Starting out in ESL Teaching
Working as an ESL teacher can be a greatly rewarding and fun experience, just like any teaching job, but for many teachers it comes with the added attraction of combining work and overseas travel. I started out as an English teacher many years ago, first working in Spain, then France, Spain again and, finally, Italy. For someone who enjoys teaching and loves to experience new lifestyles, it's a wonderful career to follow. But how does an ESL teacher get started these days?
Once upon a time, having English as your first language could be enough to find a job as an ESL teacher. However, times have changed. With the arrival of the internet has come an increased awareness amongst students as to their needs, greater awareness of what teachers need to deliver and an international job market.
Joining the profession
There's little debate these days that a suitable teaching qualification is a prerequisite for an ESL teacher. Most formal TEFL qualifications are aimed at postgraduate level, but many are open to non-graduates who can demonstrate sufficient ability. However, an increasing number of countries won't issue work permits to ESL teachers who don't have a first degree, and a full degree is generally valued more highly than a short-course TEFL qualification.
Certificate level TEFL qualifications can vary in duration from only a few days to several months, but most employers refuse to recognise certificates with a course duration of less than 120 hours, or less than 40 hours of supervised teaching practice. In paying for such a course, prospective teachers should never lose sight of the fact that many schools will always give preference to applicants who also hold a first degree or post-graduate teaching qualification.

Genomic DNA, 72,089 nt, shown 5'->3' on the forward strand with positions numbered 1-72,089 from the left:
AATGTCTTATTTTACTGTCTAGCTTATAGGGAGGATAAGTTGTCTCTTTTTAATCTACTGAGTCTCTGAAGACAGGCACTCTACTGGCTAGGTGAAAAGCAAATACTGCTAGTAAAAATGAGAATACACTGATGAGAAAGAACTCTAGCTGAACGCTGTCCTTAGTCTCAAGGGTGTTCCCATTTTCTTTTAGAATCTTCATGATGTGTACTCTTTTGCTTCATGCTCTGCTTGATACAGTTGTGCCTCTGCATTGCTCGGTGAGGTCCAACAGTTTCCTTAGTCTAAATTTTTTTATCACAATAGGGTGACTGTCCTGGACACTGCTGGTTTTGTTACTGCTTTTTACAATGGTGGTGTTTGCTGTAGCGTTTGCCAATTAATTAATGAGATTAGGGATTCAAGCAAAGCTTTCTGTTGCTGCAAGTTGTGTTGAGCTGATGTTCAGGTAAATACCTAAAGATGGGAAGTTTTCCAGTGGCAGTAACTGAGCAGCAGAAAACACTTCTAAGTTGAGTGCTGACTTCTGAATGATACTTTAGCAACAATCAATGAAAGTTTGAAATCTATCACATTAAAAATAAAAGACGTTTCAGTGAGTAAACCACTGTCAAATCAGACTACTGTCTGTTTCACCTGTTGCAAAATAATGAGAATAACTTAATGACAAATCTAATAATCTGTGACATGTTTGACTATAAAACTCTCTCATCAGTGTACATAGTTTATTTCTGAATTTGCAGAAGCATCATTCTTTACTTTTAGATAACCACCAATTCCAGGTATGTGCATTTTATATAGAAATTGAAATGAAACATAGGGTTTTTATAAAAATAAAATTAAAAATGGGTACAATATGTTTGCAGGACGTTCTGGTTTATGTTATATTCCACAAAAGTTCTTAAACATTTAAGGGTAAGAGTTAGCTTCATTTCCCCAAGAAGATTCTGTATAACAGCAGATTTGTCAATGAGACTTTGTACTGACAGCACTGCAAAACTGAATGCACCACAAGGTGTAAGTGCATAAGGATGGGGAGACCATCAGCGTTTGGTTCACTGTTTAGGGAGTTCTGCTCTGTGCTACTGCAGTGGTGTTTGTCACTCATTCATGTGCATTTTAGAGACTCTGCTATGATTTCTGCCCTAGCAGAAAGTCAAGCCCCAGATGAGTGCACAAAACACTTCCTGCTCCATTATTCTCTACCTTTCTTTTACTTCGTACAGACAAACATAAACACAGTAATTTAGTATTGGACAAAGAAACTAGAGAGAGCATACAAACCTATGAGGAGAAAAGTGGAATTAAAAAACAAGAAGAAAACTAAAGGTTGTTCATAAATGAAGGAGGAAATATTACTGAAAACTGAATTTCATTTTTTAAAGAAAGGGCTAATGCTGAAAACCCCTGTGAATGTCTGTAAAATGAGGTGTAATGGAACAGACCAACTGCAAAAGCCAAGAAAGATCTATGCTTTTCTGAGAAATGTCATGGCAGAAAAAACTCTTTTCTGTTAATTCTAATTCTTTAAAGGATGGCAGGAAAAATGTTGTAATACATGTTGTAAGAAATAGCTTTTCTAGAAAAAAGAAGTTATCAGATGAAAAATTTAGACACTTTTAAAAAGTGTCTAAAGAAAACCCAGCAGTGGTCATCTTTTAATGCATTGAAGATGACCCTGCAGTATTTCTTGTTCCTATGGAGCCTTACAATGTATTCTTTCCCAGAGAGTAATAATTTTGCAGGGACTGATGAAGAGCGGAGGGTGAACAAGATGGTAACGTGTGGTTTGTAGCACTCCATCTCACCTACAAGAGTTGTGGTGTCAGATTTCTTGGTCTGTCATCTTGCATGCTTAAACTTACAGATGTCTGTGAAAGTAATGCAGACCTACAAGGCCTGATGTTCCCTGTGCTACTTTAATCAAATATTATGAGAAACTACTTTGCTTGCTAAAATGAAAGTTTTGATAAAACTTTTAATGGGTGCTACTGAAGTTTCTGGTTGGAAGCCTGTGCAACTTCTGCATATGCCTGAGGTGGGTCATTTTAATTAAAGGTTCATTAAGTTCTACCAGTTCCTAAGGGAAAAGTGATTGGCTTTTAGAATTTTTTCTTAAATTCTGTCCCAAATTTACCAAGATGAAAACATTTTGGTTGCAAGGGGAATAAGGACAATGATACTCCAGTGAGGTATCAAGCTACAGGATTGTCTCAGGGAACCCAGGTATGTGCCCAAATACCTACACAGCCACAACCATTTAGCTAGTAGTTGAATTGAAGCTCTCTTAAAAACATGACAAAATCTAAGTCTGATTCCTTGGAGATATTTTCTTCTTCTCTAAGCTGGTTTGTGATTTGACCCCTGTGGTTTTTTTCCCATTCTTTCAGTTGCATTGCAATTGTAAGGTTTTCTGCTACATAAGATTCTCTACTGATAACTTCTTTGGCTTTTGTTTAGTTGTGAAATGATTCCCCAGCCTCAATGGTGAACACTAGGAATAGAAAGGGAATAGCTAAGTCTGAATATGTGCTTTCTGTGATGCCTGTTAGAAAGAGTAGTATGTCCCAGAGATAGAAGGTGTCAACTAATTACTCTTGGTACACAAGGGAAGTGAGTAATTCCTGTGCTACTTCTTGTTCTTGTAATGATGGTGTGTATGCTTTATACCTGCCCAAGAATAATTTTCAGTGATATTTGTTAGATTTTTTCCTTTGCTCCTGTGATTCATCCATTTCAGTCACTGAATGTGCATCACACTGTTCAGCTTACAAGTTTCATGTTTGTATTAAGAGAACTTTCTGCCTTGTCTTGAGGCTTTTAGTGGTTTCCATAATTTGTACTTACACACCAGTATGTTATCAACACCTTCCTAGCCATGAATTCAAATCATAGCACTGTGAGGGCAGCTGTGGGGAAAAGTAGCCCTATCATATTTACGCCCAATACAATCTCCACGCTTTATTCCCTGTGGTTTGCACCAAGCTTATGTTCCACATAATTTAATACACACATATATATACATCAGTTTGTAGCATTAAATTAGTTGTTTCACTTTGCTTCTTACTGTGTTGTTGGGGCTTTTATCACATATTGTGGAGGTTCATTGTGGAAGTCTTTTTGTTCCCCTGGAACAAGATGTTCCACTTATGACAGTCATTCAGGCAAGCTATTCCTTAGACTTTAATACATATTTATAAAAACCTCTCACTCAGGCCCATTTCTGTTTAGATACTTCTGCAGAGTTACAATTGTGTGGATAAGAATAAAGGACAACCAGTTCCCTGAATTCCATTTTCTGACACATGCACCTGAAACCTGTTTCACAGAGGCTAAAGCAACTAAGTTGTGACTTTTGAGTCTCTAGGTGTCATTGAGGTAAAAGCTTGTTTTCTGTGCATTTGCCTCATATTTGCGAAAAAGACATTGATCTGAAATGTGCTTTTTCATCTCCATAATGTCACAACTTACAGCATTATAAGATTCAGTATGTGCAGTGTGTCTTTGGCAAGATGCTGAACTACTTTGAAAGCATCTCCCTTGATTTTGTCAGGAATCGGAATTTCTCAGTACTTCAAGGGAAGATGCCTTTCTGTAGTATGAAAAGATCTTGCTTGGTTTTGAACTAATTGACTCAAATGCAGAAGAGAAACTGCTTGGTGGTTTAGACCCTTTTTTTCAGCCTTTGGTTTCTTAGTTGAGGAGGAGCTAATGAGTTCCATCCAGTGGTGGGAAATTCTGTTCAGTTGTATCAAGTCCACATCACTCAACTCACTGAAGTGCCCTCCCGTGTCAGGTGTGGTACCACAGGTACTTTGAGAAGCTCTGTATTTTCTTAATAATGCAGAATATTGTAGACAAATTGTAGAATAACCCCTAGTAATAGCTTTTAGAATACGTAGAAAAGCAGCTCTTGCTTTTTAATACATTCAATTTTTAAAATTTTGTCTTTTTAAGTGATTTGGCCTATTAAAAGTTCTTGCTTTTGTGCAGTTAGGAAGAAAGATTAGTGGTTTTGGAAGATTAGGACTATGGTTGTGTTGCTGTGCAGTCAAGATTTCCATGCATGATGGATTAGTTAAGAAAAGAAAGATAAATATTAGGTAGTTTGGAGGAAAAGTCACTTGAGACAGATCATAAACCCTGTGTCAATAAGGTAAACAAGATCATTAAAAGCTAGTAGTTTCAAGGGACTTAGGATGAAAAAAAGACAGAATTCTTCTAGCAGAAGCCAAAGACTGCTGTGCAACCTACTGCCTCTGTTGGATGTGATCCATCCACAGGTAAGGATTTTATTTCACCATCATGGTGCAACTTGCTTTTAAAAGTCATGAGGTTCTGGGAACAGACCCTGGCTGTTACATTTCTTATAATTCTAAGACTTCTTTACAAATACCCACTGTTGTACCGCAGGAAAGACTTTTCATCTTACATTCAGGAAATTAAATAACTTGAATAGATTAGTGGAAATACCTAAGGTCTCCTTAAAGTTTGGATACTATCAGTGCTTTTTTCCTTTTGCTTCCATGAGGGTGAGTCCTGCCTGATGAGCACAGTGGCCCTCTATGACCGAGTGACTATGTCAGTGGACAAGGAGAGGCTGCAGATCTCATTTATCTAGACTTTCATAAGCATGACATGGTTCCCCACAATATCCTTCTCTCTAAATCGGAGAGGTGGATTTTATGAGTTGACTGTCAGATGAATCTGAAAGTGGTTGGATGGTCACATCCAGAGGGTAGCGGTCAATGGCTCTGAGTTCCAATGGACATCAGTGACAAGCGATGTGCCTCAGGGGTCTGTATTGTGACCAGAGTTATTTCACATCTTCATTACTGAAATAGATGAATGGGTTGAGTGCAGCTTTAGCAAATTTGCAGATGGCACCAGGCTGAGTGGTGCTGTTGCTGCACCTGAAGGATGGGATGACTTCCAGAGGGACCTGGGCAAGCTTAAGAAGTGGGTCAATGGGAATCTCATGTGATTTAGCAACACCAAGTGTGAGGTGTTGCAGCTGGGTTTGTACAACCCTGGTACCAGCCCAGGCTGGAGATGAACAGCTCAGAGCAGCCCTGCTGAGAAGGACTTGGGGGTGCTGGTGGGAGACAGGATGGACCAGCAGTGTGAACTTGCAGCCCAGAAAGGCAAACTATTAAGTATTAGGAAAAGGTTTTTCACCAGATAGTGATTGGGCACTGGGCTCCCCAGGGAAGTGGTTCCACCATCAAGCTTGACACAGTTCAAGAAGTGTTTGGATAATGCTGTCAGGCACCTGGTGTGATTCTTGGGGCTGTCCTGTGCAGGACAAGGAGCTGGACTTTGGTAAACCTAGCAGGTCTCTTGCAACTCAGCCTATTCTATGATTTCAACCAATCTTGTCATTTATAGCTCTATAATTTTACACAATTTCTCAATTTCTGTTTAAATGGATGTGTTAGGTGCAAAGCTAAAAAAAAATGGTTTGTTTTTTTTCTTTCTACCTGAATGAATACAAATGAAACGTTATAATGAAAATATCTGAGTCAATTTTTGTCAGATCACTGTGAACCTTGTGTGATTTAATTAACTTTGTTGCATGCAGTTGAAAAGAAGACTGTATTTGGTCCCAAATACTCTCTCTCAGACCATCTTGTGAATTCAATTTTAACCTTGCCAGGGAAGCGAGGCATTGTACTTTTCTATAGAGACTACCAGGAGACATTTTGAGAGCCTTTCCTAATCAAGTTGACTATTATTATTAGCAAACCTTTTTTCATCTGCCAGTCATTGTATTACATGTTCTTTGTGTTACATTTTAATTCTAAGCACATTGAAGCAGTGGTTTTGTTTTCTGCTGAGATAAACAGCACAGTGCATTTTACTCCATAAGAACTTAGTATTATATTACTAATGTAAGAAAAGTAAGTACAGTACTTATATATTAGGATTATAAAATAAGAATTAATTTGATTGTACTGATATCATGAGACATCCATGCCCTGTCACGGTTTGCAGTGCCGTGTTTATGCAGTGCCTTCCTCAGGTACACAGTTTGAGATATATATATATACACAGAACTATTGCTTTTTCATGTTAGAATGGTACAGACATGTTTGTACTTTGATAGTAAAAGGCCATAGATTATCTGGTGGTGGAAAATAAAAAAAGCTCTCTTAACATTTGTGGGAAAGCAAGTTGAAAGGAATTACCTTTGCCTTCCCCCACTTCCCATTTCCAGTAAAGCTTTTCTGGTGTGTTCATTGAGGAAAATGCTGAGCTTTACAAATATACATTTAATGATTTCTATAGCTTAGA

The teaching of ESL is international, with teachers of many nationalities competing for the same jobs. Although some schools still prefer native speakers, many are open to qualified teachers of all nationalities. Regardless of this, teachers shouldn't offended or surprised if their passport prevents them from applying or obtaining an ESL teaching job as many countries impose restrictions on who can apply for work permits for specific jobs.
If you are planning to be an ESL teacher abroad, and before you pay for a TEFL course, it is a good idea check the work permit rules for the country of your choice and also check to see what qualifications are required. Be sure that the course you are planning to take is acceptable before you enrol!
Becoming an ESL Teacher
Teaching English in...
- A guide to Teaching English in Brazil
- A guide to Teaching English in China
- A guide to Teaching English in India
- A guide to Teaching English in Italy
- A guide to Teaching English in Japan
- A guide to Teaching English in Saudi Arabia
- A guide to Teaching English in Spain
- A guide to Teaching English in Taiwan
- A guide to Teaching English in Vietnam